Looking for a short story about a future time when all people live in perpetual adolescence, except for one boy who ages into maturity. The final line of the story is something like “for you are a goddess and I am a man.”

  • Hi, welcome to SF&F. Where and when did you read this? You're sure the other were adolescent and not pre-pubescent?
    – DavidW
    Commented Sep 25, 2022 at 2:08
  • Not certain — and I’m not the reader. (The reader was actually David Brin, who asked if anyone recalled this. He said he thought it might have been an old Silverberg story but none rings a bell to me. As for the adolescence/pre-pubescent question, not sure. But that clue probably tells you something about the age of the story. The final line is the one that David Brin is reasonably sure of. Commented Sep 25, 2022 at 3:00
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    Ah, well then it's not Niven; Brin would definitely have been able to place that one.
    – DavidW
    Commented Sep 25, 2022 at 3:26
  • There's a similar story in which you think it a dying parent (or grandparent) being tended to by youngsters when it's a dying offspring being tended to by his eternally young parents. Commented Sep 25, 2022 at 15:30
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    If David Moews' answer is correct, you should mark it as such by clicking the green tick mark next to his answer. There's no need to manually add "SOLVED" to the question title - that tick mark is all you need to indicate to people that you've found your answer.
    – F1Krazy
    Commented Sep 26, 2022 at 13:06

2 Answers 2


This is a partial match for the 1957 story "The Dying Man" (also called "Dio"), by Damon Knight; you can read it on-line at Baen Books. Dio is the name of the character who ages and matures; he also eventually dies. To quote from the story:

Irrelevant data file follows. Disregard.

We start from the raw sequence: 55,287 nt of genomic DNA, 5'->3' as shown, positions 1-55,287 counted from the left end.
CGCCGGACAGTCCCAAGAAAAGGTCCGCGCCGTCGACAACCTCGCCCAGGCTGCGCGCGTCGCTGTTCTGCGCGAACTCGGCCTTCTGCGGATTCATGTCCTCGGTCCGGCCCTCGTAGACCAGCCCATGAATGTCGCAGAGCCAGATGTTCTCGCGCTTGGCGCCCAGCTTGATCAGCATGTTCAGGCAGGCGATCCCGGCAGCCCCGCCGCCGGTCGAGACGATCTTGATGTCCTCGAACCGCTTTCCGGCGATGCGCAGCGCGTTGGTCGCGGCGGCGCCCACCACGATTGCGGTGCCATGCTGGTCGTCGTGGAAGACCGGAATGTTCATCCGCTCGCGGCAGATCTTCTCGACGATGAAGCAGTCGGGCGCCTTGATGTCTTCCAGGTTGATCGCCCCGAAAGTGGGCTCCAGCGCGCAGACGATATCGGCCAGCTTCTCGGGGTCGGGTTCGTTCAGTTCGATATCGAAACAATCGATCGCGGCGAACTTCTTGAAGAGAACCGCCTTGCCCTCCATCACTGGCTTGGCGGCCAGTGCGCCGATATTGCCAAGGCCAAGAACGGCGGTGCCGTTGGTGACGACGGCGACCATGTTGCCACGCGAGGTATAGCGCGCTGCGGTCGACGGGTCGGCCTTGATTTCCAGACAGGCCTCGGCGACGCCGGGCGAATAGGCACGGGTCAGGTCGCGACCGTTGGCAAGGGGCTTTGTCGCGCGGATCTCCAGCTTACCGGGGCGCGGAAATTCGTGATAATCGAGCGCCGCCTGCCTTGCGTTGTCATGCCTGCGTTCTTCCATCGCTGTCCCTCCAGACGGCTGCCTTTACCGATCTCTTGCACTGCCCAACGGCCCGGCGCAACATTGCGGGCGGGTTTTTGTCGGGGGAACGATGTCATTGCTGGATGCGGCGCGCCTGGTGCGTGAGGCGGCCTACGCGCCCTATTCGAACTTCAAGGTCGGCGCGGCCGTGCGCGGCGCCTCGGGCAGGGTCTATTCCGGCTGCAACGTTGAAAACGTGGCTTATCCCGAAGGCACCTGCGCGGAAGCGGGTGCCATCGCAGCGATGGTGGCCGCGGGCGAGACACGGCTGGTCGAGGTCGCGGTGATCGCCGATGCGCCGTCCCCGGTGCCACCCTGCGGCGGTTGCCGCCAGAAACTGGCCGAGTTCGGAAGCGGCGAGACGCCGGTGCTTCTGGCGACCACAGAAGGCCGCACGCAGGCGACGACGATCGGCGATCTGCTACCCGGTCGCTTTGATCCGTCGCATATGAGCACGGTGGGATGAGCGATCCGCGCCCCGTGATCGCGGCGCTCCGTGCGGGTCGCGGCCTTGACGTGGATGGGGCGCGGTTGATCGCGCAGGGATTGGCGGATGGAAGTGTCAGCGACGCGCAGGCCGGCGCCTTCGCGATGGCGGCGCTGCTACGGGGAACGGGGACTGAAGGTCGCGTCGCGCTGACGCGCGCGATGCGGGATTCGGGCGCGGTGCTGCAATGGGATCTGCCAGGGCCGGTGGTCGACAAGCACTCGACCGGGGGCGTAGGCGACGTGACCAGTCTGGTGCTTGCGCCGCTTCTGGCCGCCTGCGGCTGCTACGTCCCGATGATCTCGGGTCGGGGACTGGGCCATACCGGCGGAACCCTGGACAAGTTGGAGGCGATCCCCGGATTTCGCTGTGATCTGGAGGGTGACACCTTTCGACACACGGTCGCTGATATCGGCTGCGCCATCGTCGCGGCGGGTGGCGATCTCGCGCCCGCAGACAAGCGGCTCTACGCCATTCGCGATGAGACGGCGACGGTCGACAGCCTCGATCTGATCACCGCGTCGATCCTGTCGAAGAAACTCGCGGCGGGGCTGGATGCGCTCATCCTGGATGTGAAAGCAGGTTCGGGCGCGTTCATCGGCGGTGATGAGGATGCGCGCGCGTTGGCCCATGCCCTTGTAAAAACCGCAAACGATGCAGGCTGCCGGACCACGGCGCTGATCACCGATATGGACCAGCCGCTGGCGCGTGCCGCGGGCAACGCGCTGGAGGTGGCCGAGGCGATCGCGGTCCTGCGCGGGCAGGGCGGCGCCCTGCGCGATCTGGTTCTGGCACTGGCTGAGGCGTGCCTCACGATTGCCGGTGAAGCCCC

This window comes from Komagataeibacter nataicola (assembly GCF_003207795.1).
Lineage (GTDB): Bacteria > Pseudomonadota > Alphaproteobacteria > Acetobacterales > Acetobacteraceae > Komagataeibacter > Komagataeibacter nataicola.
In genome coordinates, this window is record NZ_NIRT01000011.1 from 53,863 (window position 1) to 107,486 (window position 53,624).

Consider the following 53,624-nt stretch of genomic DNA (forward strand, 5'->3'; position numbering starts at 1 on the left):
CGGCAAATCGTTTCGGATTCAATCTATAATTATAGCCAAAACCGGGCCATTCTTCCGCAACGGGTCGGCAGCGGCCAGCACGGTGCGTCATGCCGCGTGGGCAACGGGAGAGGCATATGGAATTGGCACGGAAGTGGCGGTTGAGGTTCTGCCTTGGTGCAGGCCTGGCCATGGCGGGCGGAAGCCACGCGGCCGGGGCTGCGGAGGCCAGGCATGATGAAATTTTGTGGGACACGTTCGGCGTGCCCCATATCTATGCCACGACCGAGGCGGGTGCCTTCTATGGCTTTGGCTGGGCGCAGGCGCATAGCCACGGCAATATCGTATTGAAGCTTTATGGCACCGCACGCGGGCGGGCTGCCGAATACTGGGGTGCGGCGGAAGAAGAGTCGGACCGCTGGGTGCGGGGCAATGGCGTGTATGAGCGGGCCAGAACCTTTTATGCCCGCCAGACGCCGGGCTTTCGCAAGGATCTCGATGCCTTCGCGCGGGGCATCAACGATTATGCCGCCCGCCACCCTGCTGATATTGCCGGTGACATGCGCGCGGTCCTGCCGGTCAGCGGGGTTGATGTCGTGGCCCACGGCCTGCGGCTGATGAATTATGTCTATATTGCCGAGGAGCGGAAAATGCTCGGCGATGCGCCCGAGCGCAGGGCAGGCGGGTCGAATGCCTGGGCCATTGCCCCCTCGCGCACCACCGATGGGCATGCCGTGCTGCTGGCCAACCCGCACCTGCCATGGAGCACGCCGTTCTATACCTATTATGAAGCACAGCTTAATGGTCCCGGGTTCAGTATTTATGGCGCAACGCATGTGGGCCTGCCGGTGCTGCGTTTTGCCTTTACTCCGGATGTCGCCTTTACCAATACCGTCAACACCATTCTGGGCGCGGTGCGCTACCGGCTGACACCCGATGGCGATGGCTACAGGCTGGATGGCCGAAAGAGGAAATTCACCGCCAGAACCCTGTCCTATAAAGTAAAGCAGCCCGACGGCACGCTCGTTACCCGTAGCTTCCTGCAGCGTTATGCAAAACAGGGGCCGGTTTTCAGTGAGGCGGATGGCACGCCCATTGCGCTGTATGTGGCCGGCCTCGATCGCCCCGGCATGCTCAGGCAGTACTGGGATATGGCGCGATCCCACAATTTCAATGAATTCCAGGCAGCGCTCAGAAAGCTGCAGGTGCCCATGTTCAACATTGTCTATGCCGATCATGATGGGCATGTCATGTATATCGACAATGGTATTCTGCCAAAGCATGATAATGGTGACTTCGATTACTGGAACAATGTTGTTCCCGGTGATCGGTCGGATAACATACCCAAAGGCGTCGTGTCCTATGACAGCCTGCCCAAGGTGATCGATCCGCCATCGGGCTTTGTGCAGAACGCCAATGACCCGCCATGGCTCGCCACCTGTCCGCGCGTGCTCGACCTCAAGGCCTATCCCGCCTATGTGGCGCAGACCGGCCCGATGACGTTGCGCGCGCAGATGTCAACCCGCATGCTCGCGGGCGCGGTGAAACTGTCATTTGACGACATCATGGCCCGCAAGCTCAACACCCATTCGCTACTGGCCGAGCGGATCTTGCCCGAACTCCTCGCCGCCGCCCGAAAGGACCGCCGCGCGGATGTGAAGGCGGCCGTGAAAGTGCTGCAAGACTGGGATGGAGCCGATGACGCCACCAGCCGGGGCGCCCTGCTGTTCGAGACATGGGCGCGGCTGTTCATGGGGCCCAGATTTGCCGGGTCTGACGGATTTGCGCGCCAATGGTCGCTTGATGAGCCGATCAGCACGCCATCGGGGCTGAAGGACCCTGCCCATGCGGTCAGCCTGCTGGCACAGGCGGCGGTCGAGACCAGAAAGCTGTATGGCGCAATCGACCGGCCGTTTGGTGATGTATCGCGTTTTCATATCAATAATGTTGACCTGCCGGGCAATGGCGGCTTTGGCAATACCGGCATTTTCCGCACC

"Maturity in every complex organism is the first stage of death. We never mature, Claire, and that's why we don't die. We're the eternal adolescents of the universe. That's the price we paid."
"The price . . ." she echoes. "But I still don't see." She laughs. "Not mature—" Unconsciously she holds herself straighter, shoulders back, chin up.
Benarra leans casually against the desk, looking down at her. "Have you ever thought to wonder why there are so few children? In the old days, loving without any precautions, a grown woman would have a child a year. Now it happens perhaps once in a hundred billion meetings. It's an anomaly, a freak of nature, and even then the woman can't carry the child to term herself. Oh, we look mature; that's the joke—they gave us the shape of their own dreams of adult power." He fingers his glossy beard, thumps his chest. "It isn't real. We're all pretending to be grown-up, but not one of us knows what it's really like."
A silence falls.
"Except Dio?" says Claire, looking down at her hands.
"He's on the way to find out. Yes."

Later, although not in the final line, Dio says:

"It wouldn't do, Claire. Dear, I love you for it, but you see . . . you see, you're a goddess. An immortal goddess—and I'm a man."

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    A story that I understand better each time I re-read it a decade later. It captures the ridiculousness of youth where aging is something that only happens to other people along with the growing sense of loss and futility that perceptible aging brings.
    – user90961
    Commented Sep 26, 2022 at 17:15

The Star Trek (TOS) episode of "Miri. Miri" is close to that. It has a planet where some biological experiment went awry and killed all the adults while slowing the aging of the kids.

When the kids eventually become adults, they die.

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    I don't see how this is a match. It's not a short story, slowed aging is not perpetual adolescence, and everybody reaches maturity, they just immediately die. And there's no line about a goddess.
    – DavidW
    Commented Sep 28, 2022 at 1:12
  • Not a match this is ‘close’; I appreciate the context
    – J-Dizzle
    Commented Sep 29, 2022 at 9:53

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